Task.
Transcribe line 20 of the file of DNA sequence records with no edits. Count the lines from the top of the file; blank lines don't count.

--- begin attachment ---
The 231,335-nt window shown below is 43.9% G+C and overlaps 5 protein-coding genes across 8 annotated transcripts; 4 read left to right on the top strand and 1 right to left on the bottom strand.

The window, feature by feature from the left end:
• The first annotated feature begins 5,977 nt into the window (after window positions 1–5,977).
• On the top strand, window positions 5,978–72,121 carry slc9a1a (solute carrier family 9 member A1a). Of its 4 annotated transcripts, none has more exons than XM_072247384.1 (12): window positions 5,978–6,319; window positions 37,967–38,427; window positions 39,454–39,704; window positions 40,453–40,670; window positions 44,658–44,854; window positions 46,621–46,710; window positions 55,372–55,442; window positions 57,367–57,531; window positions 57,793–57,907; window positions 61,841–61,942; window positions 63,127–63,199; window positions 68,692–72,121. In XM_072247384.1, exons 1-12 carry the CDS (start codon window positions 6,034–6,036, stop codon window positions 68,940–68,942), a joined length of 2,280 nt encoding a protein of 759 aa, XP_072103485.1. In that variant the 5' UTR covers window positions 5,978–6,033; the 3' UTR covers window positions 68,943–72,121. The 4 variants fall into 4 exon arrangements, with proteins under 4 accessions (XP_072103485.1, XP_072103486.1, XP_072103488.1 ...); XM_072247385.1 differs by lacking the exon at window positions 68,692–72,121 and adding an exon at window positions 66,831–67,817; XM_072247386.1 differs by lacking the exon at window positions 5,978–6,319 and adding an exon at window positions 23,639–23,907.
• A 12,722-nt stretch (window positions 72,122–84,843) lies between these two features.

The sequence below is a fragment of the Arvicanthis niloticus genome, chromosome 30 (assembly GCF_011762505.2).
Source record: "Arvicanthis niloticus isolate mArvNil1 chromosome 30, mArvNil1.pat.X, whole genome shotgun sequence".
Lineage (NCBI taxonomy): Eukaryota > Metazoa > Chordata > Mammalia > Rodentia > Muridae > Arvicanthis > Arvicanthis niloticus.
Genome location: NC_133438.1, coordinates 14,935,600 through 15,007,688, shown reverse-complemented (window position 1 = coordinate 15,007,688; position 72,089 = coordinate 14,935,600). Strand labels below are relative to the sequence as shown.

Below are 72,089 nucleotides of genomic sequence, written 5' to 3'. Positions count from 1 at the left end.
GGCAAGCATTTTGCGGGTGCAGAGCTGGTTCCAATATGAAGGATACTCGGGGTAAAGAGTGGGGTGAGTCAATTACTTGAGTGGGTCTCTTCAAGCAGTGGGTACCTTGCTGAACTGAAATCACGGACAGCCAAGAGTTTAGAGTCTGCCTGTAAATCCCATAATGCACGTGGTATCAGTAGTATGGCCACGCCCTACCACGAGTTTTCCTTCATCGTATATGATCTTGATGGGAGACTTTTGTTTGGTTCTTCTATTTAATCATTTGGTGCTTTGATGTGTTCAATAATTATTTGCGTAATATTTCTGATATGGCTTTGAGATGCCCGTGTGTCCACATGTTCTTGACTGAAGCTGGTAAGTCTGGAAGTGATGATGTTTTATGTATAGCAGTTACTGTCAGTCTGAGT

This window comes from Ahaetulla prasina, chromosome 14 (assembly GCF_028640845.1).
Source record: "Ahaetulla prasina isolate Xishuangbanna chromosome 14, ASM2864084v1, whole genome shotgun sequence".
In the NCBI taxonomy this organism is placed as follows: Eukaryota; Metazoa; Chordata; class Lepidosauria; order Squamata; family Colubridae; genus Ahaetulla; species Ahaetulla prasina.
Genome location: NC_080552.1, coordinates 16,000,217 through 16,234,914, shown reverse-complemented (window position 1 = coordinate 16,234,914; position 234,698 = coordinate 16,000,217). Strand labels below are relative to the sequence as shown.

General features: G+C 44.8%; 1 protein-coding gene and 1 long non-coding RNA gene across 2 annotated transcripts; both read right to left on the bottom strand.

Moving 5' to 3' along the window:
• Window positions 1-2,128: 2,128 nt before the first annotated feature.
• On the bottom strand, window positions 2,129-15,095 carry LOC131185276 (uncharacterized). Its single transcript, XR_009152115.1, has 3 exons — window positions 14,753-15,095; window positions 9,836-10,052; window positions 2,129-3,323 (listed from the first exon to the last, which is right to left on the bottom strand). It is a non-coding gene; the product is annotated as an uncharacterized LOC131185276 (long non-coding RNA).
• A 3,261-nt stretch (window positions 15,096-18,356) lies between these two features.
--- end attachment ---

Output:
• A 3,261-nt stretch (window positions 15,096-18,356) lies between these two features.